anne mikolay 2012 120July 4th is the perfect time to review our American history. You may think you know everything about our nation's birth, but you may be mistaken.

For example, while July 4th celebrates the birth of our nation, contrary to popular belief, the Continental Congress did not declare American independence or sign the Declaration of Independence on that date in 1776. Our forefathers actually declared independence on July 2, 1776, approved the final wording of the Declaration of Independence on July 4th, and signed the Declaration on August 2, 1776. However, Congress did not declare July 4th, the date included in the Declaration, a national holiday until 1870.

Each year, tourists flock to Philadelphia to visit the home of Betsy Ross, “mother” of the American flag, but there is no credible evidence that the legendary seamstress had any hand at all in creating our nation's flag. Betsy's association with the flag first surfaced in 1870 when her grandson, William Canby, informed the Historical Society of Pennsylvania that George Washington had asked Betsy to craft the first flag. Canby's proof, however, was purely anecdotal. While Ross was a gifted seamstress, historians have been unable to substantiate Canby's claim.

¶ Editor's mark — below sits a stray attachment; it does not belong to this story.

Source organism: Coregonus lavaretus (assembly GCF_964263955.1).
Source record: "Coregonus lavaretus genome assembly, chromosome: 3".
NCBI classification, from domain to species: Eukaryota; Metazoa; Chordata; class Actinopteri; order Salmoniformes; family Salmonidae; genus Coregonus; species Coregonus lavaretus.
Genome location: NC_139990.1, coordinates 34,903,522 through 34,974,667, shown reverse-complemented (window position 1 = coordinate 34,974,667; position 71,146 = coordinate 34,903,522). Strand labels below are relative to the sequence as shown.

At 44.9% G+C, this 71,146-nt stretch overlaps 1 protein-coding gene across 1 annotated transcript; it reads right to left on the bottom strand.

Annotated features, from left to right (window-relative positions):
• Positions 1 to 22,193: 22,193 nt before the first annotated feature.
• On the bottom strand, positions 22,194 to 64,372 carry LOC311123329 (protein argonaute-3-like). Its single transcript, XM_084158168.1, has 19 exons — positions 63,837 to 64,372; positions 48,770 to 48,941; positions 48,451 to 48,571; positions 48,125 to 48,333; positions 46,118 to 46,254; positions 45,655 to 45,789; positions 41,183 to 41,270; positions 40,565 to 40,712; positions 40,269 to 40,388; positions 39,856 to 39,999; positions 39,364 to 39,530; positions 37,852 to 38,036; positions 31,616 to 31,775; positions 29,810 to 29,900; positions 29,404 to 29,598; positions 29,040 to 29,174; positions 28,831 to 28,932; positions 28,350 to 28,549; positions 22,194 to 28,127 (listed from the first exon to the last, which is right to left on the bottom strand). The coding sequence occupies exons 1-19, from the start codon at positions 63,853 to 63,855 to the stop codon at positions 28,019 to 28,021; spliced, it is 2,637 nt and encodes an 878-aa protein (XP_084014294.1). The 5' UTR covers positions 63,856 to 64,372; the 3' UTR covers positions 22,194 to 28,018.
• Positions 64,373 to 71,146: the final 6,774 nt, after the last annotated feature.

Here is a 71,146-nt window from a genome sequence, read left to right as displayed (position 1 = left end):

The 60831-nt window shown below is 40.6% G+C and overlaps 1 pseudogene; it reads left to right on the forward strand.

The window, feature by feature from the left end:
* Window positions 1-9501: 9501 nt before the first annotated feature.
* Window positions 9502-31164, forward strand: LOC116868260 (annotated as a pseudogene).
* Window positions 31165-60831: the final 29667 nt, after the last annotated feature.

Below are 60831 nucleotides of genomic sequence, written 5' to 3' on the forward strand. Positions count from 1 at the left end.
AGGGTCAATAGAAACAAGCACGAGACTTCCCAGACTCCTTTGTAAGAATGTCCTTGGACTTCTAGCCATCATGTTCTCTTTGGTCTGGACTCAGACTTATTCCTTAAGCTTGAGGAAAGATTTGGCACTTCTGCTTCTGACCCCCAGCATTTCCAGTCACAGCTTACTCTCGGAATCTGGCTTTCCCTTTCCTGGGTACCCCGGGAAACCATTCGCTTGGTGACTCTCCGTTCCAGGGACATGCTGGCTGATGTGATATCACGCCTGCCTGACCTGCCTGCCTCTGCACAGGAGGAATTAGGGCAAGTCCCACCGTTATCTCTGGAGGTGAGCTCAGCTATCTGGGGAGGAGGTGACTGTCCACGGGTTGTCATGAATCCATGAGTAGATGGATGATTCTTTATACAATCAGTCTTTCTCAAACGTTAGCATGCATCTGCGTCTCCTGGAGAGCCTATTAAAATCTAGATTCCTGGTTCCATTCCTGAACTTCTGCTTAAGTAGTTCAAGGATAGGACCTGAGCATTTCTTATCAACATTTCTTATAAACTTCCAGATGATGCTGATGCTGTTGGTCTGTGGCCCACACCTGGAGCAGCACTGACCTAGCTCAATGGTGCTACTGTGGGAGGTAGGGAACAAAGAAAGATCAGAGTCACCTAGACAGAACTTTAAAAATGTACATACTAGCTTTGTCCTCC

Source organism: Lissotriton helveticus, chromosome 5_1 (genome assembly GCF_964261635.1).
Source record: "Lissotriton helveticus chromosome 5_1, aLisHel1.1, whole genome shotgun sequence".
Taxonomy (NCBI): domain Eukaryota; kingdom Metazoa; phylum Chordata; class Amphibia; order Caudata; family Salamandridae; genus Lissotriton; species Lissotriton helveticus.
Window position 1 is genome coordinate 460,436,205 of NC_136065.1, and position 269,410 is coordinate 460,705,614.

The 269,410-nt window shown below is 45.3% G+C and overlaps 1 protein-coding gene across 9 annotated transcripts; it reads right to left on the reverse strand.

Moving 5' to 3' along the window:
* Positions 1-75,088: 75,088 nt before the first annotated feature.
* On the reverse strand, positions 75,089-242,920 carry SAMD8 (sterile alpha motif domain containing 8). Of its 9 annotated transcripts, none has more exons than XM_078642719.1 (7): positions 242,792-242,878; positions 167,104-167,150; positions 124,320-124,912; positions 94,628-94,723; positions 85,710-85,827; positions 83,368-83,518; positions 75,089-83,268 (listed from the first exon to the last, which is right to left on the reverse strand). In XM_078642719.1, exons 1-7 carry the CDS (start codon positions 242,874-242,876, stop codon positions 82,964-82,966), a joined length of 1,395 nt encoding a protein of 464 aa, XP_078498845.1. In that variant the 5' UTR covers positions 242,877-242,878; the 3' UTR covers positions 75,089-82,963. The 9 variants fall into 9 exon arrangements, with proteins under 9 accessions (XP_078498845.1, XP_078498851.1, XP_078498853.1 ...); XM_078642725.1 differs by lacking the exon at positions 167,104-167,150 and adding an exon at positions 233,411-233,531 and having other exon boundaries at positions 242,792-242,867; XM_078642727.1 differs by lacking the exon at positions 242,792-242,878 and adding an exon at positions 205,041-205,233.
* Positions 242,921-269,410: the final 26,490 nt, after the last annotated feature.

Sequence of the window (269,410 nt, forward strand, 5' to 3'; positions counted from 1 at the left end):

Betsy Ross is not the only revolutionary figure steeped in myth; the version of Paul Revere's midnight ride commonly recreated by school children across the country is largely inaccurate. In 1775, colonial Americans still considered themselves British; it is highly unlikely then that Revere galloped on horseback through the streets shouting “the British are coming!” If he shouted anything at all, it may have been “the Regulars (British soldiers) are coming!” On the date of his famous ride, April 18, 1775, Paul Revere was accompanied by two other men, William Dawes and Samuel Prescott. The trio was later joined by as many as 40 riders on horseback, yet it is Paul Revere who is given sole credit.

With the aforementioned myths dispelled, we turn now to historic trivia, equally untrue. We'll never know if George Washington could not tell a lie, but we do know his teeth were not his best feature. Contrary to popular legend, however, Washington's dentures were not made of wood. Forensic laser scans of Washington's false teeth revealed them to be composed of elephant and walrus ivory, human teeth, and those of horses and cows (no wonder he isn't smiling in his portrait).

And good old Ben Franklin, regardless of what we were taught in grade school, did not discover electricity by flying a kite during a thunderstorm. Rather, Franklin hoped to prove the electrical nature of lightening by flying a silk kite with a metal key on the end. Franklin touched the key and felt a charge from the accumulated electricity in the air, but had the kite been struck by lightening, Franklin probably would have been killed.

John Adams once remarked that Americans do not appreciate history – perhaps, I think, because what we know of it is often inaccurate. The truth is far more interesting.